Increasing Productivity at Work

Planning wisely, and then focusing on conducting the plan can be a challenge, but the resulting increased productivity in worth the effort. Get started by following these 9 tips.

Create a plan.
Create the big picture plan, and then break it down into daily plans. Overview your next day plan each night and prioritize.
Set estimated time needed for completion by each task – this will help you avoid overloading your daily schedule, thus defeating you rather than empowering you. Most people are engaged in several projects at the same time – by prioritizing and setting time limits, you avoid getting caught up in one project while another deadline passes you by, causing havoc in the office. Making specific lists and setting time limits also frees up your mind to focus only on the present task.
Stay on track by utilizing Google Tasks, which syncs with gmail, google calendar, and the google mobile app.

Learn to delegate. Nobody, not even you, can do it all. Make a list of what needs to be accomplished. Choose what you do best and delegate the rest to qualified people. Give them the necessary information, deadlines, and tools/authority to accomplish the task. This not only enables your colleagues and/or staff to do the work, it assures them that you trust them to do the task correctly and on time.

Deal with Distractions.
According to data compiled by, over 12.2 billion collective hours are being spent browsing on a social network every day, costing the US economy around $650 billion per year. Control your time on social media or it will control you.
In addition, set specific times to deal with email. Three twenty minute slots over the course of the day should be sufficient – if a specific issue requires more lengthy time, it should be written into the project plan.
Screen calls and make the ones you take more efficient.
Make your meetings effective and scratch the unnecessary ones.

Take Breaks.
Taking a break–even for 15 to 20 minutes–is a proven way to sustain concentration and energy levels throughout the day. On the other hand, “Never taking a break from very careful thought work actually reduces your ability to be creative,” says Kimberly Elspach, a management professor at UC-Davis who studies the psychology of the workplace.
Fifteen-second micro breaks from staring at your screen, generally once every ten minutes, reduces eye fatigue and five-minute stand, stretch, and walk breaks throughout the day increases your cognitive connections and productivity.
Finally, and this is essential – take at least 20 minutes to eat a healthy, nutritional lunch away from your desk.

Designate specific times for daily tasks and schedule similar tasks at similar times.
When you get into a routine, daily tasks become easier and easier to accomplish efficiently. If you group like tasks together – for example, always reviewing your schedule for the day, then gathering necessary supplies and/or information for meetings, etc. followed by taking fifteen to connect with team members are all tasks pertaining to preparation. Because the brain tends to function by grouping similar things together, it makes sense why it would inspire brain efficiency and benefit your productivity to do tasks that require similar skills, thought processes and actions at similar times.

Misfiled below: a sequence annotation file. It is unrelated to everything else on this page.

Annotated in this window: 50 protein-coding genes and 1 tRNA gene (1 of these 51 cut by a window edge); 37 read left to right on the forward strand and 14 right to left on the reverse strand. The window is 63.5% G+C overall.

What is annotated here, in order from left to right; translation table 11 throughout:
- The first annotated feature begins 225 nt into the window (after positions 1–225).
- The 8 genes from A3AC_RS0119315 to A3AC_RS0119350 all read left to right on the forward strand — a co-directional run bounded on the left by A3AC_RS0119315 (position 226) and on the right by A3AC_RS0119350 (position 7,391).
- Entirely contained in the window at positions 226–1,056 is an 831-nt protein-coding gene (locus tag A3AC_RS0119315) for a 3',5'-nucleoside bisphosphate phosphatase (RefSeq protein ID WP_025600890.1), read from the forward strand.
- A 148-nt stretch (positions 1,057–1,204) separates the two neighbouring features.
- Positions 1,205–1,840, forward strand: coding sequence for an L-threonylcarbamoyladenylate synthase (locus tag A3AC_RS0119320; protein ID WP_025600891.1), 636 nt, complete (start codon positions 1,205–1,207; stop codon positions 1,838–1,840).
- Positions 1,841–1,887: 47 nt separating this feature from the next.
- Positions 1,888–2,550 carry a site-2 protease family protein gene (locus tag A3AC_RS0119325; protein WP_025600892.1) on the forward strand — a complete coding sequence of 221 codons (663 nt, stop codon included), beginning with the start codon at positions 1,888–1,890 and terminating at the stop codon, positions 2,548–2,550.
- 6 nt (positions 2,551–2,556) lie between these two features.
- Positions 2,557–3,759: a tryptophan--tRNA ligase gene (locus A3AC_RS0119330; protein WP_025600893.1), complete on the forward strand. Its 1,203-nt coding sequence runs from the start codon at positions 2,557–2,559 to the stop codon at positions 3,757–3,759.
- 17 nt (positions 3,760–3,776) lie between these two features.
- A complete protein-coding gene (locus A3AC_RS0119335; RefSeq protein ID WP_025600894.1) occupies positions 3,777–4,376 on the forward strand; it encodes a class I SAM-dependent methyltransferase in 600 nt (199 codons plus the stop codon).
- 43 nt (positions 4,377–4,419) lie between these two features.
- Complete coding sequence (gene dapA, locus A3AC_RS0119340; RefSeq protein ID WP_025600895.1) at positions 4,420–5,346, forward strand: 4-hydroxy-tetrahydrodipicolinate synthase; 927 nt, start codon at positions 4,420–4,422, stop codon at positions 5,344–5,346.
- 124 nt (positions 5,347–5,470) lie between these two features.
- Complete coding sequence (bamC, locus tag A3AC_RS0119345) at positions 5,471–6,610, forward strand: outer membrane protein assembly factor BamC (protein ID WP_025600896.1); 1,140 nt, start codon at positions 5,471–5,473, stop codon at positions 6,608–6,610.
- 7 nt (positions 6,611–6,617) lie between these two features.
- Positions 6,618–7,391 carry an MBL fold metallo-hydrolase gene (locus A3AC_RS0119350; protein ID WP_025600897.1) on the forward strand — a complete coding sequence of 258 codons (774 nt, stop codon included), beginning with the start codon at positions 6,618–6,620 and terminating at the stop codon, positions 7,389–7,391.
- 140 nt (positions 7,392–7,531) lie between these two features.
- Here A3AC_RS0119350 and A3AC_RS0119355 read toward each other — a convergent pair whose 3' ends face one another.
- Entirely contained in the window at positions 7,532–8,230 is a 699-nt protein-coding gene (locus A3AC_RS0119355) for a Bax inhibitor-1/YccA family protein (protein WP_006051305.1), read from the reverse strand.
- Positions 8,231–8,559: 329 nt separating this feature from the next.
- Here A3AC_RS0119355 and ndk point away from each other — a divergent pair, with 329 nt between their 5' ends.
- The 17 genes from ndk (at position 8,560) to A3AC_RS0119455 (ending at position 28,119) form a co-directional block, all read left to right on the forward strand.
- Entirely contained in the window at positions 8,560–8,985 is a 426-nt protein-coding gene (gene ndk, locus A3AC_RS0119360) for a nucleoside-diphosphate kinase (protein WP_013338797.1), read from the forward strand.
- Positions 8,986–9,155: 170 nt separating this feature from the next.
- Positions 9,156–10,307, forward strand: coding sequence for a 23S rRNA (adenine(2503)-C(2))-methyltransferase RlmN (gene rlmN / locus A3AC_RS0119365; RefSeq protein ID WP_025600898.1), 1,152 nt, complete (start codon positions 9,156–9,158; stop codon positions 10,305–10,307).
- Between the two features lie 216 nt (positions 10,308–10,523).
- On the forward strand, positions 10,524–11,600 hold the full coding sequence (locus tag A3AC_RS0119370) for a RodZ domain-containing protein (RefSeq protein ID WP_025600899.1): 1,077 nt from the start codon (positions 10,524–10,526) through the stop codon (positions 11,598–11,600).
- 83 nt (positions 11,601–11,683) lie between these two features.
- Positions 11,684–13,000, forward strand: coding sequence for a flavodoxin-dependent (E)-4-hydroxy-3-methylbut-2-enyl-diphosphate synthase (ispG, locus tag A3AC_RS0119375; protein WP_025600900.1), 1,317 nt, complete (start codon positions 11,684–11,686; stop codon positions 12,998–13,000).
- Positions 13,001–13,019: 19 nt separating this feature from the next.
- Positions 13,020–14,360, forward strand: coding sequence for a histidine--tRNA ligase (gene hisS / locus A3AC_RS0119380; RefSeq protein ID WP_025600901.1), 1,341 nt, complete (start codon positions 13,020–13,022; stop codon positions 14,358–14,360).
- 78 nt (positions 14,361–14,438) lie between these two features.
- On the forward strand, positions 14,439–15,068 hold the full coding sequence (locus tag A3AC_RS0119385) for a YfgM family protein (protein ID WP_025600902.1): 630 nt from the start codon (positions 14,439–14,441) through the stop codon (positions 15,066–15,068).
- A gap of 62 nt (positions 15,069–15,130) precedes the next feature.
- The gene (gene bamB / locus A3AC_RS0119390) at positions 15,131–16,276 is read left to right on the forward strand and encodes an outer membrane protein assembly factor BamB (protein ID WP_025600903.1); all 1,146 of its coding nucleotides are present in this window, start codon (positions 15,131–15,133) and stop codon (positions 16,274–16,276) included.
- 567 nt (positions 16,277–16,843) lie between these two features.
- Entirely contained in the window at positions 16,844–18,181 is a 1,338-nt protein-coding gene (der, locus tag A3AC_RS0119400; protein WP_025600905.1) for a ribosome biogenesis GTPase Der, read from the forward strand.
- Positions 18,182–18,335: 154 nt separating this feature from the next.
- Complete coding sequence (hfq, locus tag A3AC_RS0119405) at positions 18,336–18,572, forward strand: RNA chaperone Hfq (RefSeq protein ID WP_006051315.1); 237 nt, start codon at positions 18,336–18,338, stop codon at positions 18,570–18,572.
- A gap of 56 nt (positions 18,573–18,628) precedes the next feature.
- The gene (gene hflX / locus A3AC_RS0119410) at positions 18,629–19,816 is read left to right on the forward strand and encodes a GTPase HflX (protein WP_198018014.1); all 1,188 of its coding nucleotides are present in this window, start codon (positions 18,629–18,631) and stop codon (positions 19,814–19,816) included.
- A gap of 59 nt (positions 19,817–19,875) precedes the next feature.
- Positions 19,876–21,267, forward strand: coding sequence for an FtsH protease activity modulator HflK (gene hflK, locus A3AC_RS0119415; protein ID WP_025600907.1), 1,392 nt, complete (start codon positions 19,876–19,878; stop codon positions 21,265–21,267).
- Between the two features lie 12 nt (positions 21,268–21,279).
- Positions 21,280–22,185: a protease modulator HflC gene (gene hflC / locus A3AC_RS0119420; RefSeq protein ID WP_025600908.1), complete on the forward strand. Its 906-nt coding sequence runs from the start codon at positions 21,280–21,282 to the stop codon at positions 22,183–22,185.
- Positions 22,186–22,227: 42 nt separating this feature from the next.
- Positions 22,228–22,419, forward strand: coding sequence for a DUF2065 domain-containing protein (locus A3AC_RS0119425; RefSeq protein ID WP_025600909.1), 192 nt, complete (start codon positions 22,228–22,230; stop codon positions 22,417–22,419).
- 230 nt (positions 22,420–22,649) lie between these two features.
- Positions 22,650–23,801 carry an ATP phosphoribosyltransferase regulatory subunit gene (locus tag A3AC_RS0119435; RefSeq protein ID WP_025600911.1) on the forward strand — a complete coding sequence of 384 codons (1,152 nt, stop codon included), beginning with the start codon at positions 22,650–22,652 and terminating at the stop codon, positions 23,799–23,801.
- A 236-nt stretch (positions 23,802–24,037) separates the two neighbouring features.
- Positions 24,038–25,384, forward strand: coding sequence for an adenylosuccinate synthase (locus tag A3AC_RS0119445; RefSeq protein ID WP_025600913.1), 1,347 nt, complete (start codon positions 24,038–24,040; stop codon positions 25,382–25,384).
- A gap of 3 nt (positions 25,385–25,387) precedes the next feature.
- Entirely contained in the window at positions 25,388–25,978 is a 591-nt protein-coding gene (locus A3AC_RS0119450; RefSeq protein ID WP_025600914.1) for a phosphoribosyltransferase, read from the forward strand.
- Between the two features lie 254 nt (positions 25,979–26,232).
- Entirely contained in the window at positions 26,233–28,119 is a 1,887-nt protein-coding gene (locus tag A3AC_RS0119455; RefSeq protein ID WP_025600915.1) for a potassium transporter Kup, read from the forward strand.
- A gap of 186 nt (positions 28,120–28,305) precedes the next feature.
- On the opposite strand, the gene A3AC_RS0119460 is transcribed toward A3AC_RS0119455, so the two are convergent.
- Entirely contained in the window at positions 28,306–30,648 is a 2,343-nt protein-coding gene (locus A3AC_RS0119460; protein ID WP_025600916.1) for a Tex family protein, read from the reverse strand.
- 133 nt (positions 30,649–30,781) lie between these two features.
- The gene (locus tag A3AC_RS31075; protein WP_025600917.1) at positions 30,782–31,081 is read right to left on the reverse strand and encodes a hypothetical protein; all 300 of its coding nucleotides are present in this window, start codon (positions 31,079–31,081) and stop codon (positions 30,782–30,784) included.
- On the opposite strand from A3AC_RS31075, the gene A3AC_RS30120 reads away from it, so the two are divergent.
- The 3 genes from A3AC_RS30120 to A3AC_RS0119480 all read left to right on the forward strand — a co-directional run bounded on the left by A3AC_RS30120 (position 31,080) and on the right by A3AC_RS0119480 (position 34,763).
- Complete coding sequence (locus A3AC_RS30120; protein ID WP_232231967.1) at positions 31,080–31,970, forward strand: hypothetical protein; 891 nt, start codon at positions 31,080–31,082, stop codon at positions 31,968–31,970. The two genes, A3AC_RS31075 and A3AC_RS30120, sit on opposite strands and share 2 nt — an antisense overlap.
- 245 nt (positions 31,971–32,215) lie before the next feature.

Skip Multi-tasking.
Jumping from distraction to distraction does not make us productive — it does the opposite. Research reveals that when we think we’re multitasking, our brains are actually shifting focus from one task to another. Unfortunately, the transition isn’t faster, smoother, or more efficient. The brain has to pivot and briefly orient itself between tasks, which takes about 40 percent more time than it would take to complete each task, one at a time. Chronic “multitaskers” ultimately diminish their powers of mental organization, demonstrate increased difficulty switching between tasks, and report more social problems than low-multitasking peers, according to Clifford Nass, a professor of communications at Stamford University. On top of that, the rapid swapping between tasks also generates pulses of stress hormones, which contribute to heath issues like memory dysfunction.

Keep social hours and leisure in balance.
Our grandparents quoted the saying “All work and no play make Jack a dull boy.” They understood the wisdom of true R&R. We need time with family, friends, pets, and/or our own company. Keeping a proper balance between work and leisure is essential to our ultimate productivity.

Take care of yourself – eat right, sleep right, exercise.
Healthy eating habits and exercise not only benefits your waistline, research shows that it also affects how productive you are at work. New studies reveal that poor eating choices may cause up to a 66 percent increased risk of loss of productivity, while lack of exercise is linked with a 50 percent increased risk of low productivity.
Getting eight hours of sleep is also essential. Our brains and bodies restore during our eyes of sleep.

Make the most of your work time and increase productivity by taking the time for the rest of your world. Plan, prioritize, and take one step at a time, including contacting Springborn Staffing and delegating to us your search for a new position in which to be productive.

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